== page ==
pastoralists: 0, 400, 400
mixed farmers: 0, 0, 1500

Initially the h-g have all three regions but get pushed out of the valleys and hills by pastoralists through weight of numbers. A later second wave of mixed farmers pushs the pastoralists out of the valleys, again simply through weight of numbers as higher density means more adult male fighters.

Once settled in their respective zones the final proportions of the three populations before they mixed would be 100:400:1500 or roughly 5%, 20% and 75%.

So basically if there were big differences in population densities then the low percentage of surviving h-g DNA doesn't neccessarily require massacre.

Grey said...

http://www.polesel.com/maps/france2.jpg

To take a specific example if you look at a relief map of France and imagine waves coming in from the near east by sea then i think you can see a clear path of least resistance from the coastal strip up the rhone valley crossing over into central France at some point and then south again in a kind of spiral motion.

Given the difference in numbers H-Gs could simply have retreated before this into the Massif Central, later Brittany, later still Gascony and finally the Pyrenees.

So if i was looking for paleolithic DNA in France i'd look
at
- Brittany (maybe obscured by Britons)
- Gascony/Pyrenees (maybe obscured by peoples coming from Iberia or via the Atlantic coast)
- which leaves the Massif Central

so i'd look in the remotest parts of the Massif Central.

Onur said...

Thats the mtDNA that about 80% of the pre-farming Europeans seemed to carry:

http://img412.imageshack.us/img412/3396/richards07u5yj2.gif


Could you give a little information about that map? Also what is the source of that map?

apostateimpressions said...

Yes, the results of the various studies seem to bear out classical anthropological assumptions that broad cultural shifts through the millennia allude to episodes of large scale genetic replacement in Europe.

I think that has been "surprising" to us only for the last few decades. Europe saw absolutely massive conflict for "living space" only a few decades back. Perhaps we have been trained by the media to assume land wars to be the exception because it is more pc. Yet human history is first and foremost a struggle for survival - eat or be eaten, kill or be killed, expand or starve.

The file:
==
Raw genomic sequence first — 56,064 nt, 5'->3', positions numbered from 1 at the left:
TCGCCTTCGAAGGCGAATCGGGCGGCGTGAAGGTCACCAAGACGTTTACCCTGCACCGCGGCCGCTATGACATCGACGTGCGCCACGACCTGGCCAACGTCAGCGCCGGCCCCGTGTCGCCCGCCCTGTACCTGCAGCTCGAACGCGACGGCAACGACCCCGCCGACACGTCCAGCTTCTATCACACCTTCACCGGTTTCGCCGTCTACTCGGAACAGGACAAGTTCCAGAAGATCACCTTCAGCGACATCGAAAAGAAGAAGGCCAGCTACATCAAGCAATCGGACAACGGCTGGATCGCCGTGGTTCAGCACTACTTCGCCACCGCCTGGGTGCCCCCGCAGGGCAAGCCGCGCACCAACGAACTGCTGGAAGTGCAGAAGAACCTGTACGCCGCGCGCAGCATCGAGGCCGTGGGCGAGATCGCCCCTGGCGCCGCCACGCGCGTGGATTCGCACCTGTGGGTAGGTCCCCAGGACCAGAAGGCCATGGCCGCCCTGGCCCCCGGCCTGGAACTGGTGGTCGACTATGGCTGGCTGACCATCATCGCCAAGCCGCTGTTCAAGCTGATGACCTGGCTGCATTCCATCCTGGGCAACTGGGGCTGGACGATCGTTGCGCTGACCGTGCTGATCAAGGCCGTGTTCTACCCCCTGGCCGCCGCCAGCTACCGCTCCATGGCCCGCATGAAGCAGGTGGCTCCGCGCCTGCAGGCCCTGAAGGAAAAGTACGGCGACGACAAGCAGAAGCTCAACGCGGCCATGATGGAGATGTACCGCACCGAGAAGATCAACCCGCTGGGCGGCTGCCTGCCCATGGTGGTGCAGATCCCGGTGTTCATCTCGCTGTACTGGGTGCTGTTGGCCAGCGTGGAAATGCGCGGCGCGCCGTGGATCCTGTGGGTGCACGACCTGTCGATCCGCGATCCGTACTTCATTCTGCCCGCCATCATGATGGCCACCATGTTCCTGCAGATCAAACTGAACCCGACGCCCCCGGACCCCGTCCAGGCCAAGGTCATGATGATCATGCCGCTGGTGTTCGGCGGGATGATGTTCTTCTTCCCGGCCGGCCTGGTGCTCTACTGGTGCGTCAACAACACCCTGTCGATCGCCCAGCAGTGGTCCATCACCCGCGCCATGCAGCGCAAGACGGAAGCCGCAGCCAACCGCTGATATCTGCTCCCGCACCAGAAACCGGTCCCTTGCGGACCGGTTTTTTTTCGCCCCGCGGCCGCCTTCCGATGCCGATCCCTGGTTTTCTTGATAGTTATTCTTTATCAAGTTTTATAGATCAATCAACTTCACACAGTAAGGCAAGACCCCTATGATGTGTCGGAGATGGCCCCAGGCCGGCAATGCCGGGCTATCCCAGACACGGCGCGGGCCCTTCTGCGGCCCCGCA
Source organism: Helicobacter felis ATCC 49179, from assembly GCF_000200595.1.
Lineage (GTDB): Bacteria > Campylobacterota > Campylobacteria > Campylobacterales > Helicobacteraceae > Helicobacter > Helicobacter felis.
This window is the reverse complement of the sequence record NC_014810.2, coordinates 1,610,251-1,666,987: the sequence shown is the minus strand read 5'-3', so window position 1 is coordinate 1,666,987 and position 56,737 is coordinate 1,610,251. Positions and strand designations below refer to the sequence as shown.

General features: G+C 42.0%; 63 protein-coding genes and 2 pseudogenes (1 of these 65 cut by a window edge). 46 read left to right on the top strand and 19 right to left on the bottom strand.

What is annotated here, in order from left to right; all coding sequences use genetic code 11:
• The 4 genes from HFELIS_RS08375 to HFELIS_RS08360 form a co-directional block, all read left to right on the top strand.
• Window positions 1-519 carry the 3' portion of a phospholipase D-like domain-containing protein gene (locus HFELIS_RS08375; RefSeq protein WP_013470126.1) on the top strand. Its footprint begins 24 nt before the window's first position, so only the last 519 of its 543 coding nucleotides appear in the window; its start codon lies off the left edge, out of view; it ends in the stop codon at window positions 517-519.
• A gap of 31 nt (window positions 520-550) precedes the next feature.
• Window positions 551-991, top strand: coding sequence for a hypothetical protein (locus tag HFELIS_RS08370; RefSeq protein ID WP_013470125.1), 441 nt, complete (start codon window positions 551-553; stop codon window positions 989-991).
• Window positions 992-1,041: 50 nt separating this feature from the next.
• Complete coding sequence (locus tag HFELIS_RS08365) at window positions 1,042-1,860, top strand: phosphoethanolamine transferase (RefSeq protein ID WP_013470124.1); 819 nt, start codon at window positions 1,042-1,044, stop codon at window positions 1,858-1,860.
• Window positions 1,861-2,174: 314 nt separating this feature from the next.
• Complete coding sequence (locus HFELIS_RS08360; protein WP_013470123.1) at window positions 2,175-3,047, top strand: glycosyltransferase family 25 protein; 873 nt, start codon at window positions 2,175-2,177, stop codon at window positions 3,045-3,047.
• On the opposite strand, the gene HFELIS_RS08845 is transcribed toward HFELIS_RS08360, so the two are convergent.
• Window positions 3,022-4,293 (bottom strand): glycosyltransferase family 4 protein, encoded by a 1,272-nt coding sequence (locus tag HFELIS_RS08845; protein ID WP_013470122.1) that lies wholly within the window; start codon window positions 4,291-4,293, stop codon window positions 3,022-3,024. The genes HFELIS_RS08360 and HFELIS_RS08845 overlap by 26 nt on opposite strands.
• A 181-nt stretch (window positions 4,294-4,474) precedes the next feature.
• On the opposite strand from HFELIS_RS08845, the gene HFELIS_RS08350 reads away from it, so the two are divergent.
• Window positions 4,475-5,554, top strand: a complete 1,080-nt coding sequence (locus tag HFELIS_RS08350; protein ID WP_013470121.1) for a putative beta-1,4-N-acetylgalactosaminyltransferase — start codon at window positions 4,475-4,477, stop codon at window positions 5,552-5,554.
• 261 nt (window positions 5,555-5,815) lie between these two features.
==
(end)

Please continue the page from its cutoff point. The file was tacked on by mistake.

We may see an abrupt shift back to open land conflict real soon with peak oil or with oil crunches. The UK Task Force firmly predicts an oil crunch within three years. We already see the West occupy Middle Eastern countries, possibly ready for oil crunches. And the US has maintained a nuclear state in the ME for decades.

Will anthropologists in thousands of years work out that the global population collapsed along with the supply of cheap oil? Will they realise that massive genetic shifts in some countries accompanied the discovery of oil?

Population (and genetic) implications seem to accompany cultural (and esp. economic) changes in all of this.

Fanty said...

"Could you give a little information about that map? Also what is the source of that map?"

Its the only map I could find for mtDNA U5.

Its mtDNA U5 wich like 80% of tested hunter gatherer Europeans carried.

Annie Mouse said...

err "Discontinuity"?

What am I not getting. N9a was present in the neolithic and is still there in the present. Surely Occams Razor applies?

And on the topic of paleolithic to the present, the so called 80% replacement. All that is being said is that we are not all U therefore we cannot be paleolithic Europeans. It as as dodgy as that.

NB been having trouble posting lately. Now you have to be signed in to your google account before you write.

DagoRed said...

I am convinced that the replacement model of the peoples in ancient times was always the same: a new population more organized, fertile and populous occupying the living space slowly, generation after generation.
The small number of the original occupants allows them to expel the first from the space and absorb a part in it.
Only when the groups are sufficiently numerous and compact you will have real wars of invasion and subjugation of peoples.
I am convinced that was this way also the disappearance of the Neanderthal.

eurologist said...

I don't believe for a second the HGs would have just stood by watching unless there was something "in it" for them. Sure, the agriculturalists eventually could outnumber them - but only deep inside, away from the advancing fringe that was ever-more thinly settled along the branching tributaries.

What we know of HGs is that they have "contracted" areas they can use, and if a neighboring group violates the rules, they get punished. But they also need each other to exchange women.

Had the HGs perceived the settlers as a thread, they could have rather easily gotten rid of them (burn down their houses, for example). Perhaps the animals convinced the HGs the settlers wouldn't hunt (much), likely there were agreements on other resources (fish, mushrooms, nuts, etc.) as well. But the steadiness of supply the farmers had must have been eye-opening to the HGs: you can't eat your furs in bad times, but you surely can trade them for food with these people.

Intermarriage could also have helped stabilize things. New diseases could have affected HGs, but I have seen no convincing evidence that modern Europeans are not mostly descendants from locals, autosomally, especially further away from the Balkans.

Grey said...

@eurologist
"I don't believe for a second the HGs would have just stood by watching"

I don't think they would have either. My point is the farmers don't need to chase after and wipe out the H-Gs. All they need is much higher population density at the point of conflict and then successfully defend.